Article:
even if it takes years to get that oil into my tank, if we start now, then, years from now, we may only need to import 10% rather than 30%+ of the oil we use. during the years it may take to get that oil into my tank, we will make advances in tech. which, hopefully, would lower our need for imported oil.

look at it from a different POV:

at what point would you think that drilling for that oil is a good idea? if it's a given that it will take years to get it into my car, what point do we have to reach before we say "ok, we see things will get really bad years down the road, so lets start drilling now." ?

imho, drilling is just part of the answer, we should be trying everything: wind, nuke, solar, oil, ethanol, coal, nat gas and whatever else there is to try.






Thu Aug 21 09:07:39 2008: 4499   mvgfr


> the 7 years you mention would be 7 years of zero imported oil

That's extremely oversimplified.

(Also I believe you've mixed up two numbers: FIVE years at seven billion barrels per year - given an estimate of 36B barrels total.)

It presumes we'd get the oil at a rate fast enough to keep up with consumption; all we have now are estimates of a total, not of an extraction rate. And I believe some of it is difficult to extract.

A reader may also presume that "our" oil is "free" - which of course is not the case; whoever drills (and refines, etc) will charge the going rate - and since it's a small % of what's out there, it'd be about the same as if we hadn't taken the substantial environmental risks of drilling there.

BTW: I believe the drilling rights are public, so the oil extracted really should be nearly free, though of course that won't happen. Certainly those who take the risk of drilling should get a profit, however any analysis of petro company profits seems to indicate ridiculously high profits; predatory one might say. Not to mention that the drilling rights certainly should not be practically given away as they have been lately. The system is tilted FAR in favor of the petro companies.

Certainly we should look into it - carefully - however we should go into it with open eyes, understanding that it's bottom-line financial impact on average Americans will be minimal.



Fri Sep 19 14:13:10 2008: 4578   JogartheBarbarian


Predatory profits? I was skeptical about just such a charge a few months ago so I looked it up. In 2007, Exxon made around 10% profit. Coca-Cola made 20%. Let me repeat that: Coke made DOUBLE the profit-rate of Exxon, yet no one is demanding a windfall profits tax against Coke. (I guess all this alleged global warming is making everyone thirsty?) To be completely frank, lawmakers and media pundits which attack large, industrial companies for political gain are attacking the country's infrastructure, and ultimately our standard of living. But as far as offshore drilling goes... every barrel of domestic oil we use (which displaces imports) is one less barrel bought from terrorist-harboring and funding nations, and that's a 100% good idea.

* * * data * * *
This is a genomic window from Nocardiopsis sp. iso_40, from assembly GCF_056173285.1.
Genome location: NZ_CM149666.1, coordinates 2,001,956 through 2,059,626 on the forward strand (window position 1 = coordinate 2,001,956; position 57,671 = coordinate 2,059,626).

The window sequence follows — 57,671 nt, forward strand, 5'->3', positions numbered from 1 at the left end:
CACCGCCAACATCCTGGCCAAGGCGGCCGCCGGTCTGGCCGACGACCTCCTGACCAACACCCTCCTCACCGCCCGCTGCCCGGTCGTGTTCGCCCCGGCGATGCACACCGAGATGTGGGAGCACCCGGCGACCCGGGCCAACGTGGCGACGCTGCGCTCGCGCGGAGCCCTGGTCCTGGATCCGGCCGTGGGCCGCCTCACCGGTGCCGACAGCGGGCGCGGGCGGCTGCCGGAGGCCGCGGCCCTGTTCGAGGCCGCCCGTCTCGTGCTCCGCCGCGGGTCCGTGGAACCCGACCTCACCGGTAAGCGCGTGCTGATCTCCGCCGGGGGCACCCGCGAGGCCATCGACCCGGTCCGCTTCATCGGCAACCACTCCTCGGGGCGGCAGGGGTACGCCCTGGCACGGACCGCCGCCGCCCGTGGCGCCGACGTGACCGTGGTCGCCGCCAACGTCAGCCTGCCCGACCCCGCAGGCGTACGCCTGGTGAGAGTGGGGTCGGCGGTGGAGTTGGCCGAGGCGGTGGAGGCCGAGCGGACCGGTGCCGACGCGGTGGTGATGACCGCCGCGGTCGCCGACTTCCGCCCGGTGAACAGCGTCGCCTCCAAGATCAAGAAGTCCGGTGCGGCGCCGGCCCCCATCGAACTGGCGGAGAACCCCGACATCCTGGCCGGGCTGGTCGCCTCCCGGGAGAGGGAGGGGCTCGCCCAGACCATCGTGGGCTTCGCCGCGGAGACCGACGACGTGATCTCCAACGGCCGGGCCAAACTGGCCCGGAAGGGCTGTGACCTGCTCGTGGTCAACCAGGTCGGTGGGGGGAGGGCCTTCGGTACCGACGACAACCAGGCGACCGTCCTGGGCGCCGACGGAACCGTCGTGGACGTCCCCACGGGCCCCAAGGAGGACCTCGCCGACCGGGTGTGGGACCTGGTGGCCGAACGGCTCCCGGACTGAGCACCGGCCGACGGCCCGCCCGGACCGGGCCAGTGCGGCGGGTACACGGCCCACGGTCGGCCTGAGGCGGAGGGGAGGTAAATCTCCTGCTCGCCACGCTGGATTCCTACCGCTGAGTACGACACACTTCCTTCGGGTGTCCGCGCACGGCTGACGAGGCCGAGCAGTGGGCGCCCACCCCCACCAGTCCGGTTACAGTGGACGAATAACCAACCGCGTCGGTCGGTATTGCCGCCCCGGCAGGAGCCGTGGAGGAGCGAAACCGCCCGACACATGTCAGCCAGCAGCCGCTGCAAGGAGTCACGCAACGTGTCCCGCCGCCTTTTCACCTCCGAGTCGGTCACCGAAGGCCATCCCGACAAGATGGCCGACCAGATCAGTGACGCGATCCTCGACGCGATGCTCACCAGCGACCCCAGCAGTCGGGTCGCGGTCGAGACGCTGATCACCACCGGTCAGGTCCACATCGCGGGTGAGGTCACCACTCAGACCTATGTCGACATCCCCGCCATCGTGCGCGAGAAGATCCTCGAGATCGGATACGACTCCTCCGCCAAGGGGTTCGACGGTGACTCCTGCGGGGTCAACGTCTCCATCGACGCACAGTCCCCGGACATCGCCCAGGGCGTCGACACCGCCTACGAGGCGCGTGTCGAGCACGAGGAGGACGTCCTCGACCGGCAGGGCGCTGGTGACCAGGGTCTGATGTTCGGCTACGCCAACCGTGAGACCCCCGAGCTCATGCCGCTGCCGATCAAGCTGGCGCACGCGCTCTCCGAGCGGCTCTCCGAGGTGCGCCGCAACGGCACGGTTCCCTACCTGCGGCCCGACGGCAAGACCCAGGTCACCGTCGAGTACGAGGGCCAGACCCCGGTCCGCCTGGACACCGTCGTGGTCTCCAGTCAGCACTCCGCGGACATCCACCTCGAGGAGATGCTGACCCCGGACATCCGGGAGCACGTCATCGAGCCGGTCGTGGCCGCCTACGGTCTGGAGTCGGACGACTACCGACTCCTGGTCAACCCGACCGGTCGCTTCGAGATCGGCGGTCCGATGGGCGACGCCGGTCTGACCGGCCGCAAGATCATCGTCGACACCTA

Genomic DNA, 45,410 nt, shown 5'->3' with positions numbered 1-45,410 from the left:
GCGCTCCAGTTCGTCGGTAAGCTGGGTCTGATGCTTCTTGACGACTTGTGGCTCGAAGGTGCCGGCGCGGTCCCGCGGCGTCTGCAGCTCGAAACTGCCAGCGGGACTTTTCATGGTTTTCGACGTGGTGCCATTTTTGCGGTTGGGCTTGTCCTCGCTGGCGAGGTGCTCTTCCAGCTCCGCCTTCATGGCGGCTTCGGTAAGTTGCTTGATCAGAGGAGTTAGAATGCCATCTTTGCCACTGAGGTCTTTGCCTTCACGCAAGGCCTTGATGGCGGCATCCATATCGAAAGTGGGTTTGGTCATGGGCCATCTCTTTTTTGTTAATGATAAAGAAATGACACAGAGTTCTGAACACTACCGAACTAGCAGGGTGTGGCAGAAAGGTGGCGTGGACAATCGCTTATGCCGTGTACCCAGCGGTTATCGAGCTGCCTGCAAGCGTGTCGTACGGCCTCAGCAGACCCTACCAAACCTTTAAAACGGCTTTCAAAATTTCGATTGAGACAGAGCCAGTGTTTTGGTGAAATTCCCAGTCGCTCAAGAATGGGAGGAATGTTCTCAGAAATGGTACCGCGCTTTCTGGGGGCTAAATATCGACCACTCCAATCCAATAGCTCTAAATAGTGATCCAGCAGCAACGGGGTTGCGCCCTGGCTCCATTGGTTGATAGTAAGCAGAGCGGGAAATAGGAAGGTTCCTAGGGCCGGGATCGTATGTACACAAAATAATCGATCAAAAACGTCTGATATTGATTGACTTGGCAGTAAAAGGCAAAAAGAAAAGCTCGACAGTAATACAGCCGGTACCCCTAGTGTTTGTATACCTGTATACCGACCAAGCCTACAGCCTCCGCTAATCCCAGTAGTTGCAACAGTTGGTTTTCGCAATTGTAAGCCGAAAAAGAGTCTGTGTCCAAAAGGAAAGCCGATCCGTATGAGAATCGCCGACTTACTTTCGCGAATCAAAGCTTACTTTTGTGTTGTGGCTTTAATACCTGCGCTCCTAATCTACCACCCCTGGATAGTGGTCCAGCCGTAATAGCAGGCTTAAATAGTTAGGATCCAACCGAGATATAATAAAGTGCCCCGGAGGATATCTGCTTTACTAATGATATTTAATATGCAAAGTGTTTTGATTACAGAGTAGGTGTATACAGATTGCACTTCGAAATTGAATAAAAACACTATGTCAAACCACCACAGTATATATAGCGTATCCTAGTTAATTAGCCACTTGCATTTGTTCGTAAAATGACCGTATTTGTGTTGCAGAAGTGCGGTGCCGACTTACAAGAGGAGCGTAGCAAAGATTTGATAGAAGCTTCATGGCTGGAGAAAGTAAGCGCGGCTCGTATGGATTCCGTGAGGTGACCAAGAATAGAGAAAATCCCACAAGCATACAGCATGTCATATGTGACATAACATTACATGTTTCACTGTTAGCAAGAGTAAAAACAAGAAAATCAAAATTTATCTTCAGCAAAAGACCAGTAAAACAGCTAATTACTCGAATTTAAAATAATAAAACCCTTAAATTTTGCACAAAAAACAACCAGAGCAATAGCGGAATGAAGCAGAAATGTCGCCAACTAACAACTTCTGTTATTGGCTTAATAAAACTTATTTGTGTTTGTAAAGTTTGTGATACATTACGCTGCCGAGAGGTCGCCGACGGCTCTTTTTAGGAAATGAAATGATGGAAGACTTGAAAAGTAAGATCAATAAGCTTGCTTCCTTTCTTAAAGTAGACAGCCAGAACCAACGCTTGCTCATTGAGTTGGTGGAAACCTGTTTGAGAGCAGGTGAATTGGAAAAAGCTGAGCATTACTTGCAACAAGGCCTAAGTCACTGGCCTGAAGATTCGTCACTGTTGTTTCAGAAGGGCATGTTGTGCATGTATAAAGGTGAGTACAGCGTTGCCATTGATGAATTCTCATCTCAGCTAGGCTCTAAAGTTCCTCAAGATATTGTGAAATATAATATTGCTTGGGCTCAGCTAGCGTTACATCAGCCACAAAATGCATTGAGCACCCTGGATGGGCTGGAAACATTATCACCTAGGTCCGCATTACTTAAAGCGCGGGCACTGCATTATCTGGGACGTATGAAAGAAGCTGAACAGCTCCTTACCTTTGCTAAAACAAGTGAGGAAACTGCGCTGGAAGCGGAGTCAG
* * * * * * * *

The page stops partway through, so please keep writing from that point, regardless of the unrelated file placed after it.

Fri Sep 19 15:03:59 2008: 4580   jtimberman


The beverage Coca-Cola itself is carbonated water and corn syrup, basically. As are most other beverages that Coke produces. They also produce bottled water. These are all *very* inexpensive to produce, so their profit margins are huge. Oil and gas do have lower margins, but the fact that the oil companies are making so much is an indication that something is wrong, don't you think?







Fri Sep 19 15:22:09 2008: 4581   JogartheBarbarian


I'd say no, simply for the reason "big oil" is as big as it is is because there is a *HUGE* market for oil and the infrastructure required to find it, extract it, process it, store it, and deliver it *cheaply* is also huge. We are a fossil-fuel based civilization, and will be until the gradually increasing price of fuels versus the gradually declining price of renewables (or some heretofore unknown power source?) makes the renewables a superior solution (e.g. plug-in hybrids being *electric-only* for the first 40-50 miles of a trip shifts fuel demands from fossils to electricity). At that point we will wean ourselves off of fossil fuels but until that point, I am a realist; if the market wants oil then by golly they're going to get oil, and I don't begrudge the reasonable profits the oil companies make for delivering a vital and desirable product, *especially* if they're using domestic oil. On a side note, I'm very excited about the development of the Chevy Volt and I hope it's a runaway success!